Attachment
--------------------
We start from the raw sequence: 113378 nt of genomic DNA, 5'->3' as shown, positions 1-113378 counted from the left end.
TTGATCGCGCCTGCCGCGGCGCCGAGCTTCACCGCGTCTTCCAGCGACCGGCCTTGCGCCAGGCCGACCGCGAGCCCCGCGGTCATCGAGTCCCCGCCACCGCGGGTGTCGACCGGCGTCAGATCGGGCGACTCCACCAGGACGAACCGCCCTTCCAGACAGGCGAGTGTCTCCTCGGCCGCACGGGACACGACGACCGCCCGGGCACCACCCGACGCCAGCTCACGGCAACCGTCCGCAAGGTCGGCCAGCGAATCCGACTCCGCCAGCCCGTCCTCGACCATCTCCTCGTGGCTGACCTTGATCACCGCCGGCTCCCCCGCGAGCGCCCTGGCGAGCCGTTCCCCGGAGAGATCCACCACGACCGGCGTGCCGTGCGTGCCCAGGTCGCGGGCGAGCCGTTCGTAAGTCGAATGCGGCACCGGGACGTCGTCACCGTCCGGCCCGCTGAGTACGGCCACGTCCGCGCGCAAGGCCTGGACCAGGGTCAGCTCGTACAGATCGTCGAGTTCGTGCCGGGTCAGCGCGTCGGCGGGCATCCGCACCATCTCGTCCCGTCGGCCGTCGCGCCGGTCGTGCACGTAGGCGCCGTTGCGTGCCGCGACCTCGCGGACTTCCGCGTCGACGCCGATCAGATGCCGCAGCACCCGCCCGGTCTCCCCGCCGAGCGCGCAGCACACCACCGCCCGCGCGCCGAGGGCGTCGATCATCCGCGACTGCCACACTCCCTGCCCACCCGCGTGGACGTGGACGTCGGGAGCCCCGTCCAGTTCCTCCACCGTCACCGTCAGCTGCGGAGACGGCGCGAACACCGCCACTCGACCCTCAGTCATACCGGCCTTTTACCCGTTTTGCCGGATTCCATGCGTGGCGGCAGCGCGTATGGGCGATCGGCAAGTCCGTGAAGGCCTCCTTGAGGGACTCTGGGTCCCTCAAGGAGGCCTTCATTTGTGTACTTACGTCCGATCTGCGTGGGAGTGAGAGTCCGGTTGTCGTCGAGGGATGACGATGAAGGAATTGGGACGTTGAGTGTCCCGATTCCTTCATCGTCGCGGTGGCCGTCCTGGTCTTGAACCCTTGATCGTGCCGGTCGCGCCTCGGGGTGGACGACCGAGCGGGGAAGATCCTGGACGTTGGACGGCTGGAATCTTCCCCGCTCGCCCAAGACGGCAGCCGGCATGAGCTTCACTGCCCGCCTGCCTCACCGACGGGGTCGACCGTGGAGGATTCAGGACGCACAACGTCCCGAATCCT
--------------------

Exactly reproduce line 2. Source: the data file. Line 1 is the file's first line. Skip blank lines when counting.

TTGATCGCGCCTGCCGCGGCGCCGAGCTTCACCGCGTCTTCCAGCGACCGGCCTTGCGCCAGGCCGACCGCGAGCCCCGCGGTCATCGAGTCCCCGCCACCGCGGGTGTCGACCGGCGTCAGATCGGGCGACTCCACCAGGACGAACCGCCCTTCCAGACAGGCGAGTGTCTCCTCGGCCGCACGGGACACGACGACCGCCCGGGCACCACCCGACGCCAGCTCACGGCAACCGTCCGCAAGGTCGGCCAGCGAATCCGACTCCGCCAGCCCGTCCTCGACCATCTCCTCGTGGCTGACCTTGATCACCGCCGGCTCCCCCGCGAGCGCCCTGGCGAGCCGTTCCCCGGAGAGATCCACCACGACCGGCGTGCCGTGCGTGCCCAGGTCGCGGGCGAGCCGTTCGTAAGTCGAATGCGGCACCGGGACGTCGTCACCGTCCGGCCCGCTGAGTACGGCCACGTCCGCGCGCAAGGCCTGGACCAGGGTCAGCTCGTACAGATCGTCGAGTTCGTGCCGGGTCAGCGCGTCGGCGGGCATCCGCACCATCTCGTCCCGTCGGCCGTCGCGCCGGTCGTGCACGTAGGCGCCGTTGCGTGCCGCGACCTCGCGGACTTCCGCGTCGACGCCGATCAGATGCCGCAGCACCCGCCCGGTCTCCCCGCCGAGCGCGCAGCACACCACCGCCCGCGCGCCGAGGGCGTCGATCATCCGCGACTGCCACACTCCCTGCCCACCCGCGTGGACGTGGACGTCGGGAGCCCCGTCCAGTTCCTCCACCGTCACCGTCAGCTGCGGAGACGGCGCGAACACCGCCACTCGACCCTCAGTCATACCGGCCTTTTACCCGTTTTGCCGGATTCCATGCGTGGCGGCAGCGCGTATGGGCGATCGGCAAGTCCGTGAAGGCCTCCTTGAGGGACTCTGGGTCCCTCAAGGAGGCCTTCATTTGTGTACTTACGTCCGATCTGCGTGGGAGTGAGAGTCCGGTTGTCGTCGAGGGATGACGATGAAGGAATTGGGACGTTGAGTGTCCCGATTCCTTCATCGTCGCGGTGGCCGTCCTGGTCTTGAACCCTTGATCGTGCCGGTCGCGCCTCGGGGTGGACGACCGAGCGGGGAAGATCCTGGACGTTGGACGGCTGGAATCTTCCCCGCTCGCCCAAGACGGCAGCCGGCATGAGCTTCACTGCCCGCCTGCCTCACCGACGGGGTCGACCGTGGAGGATTCAGGACGCACAACGTCCCGAATCCT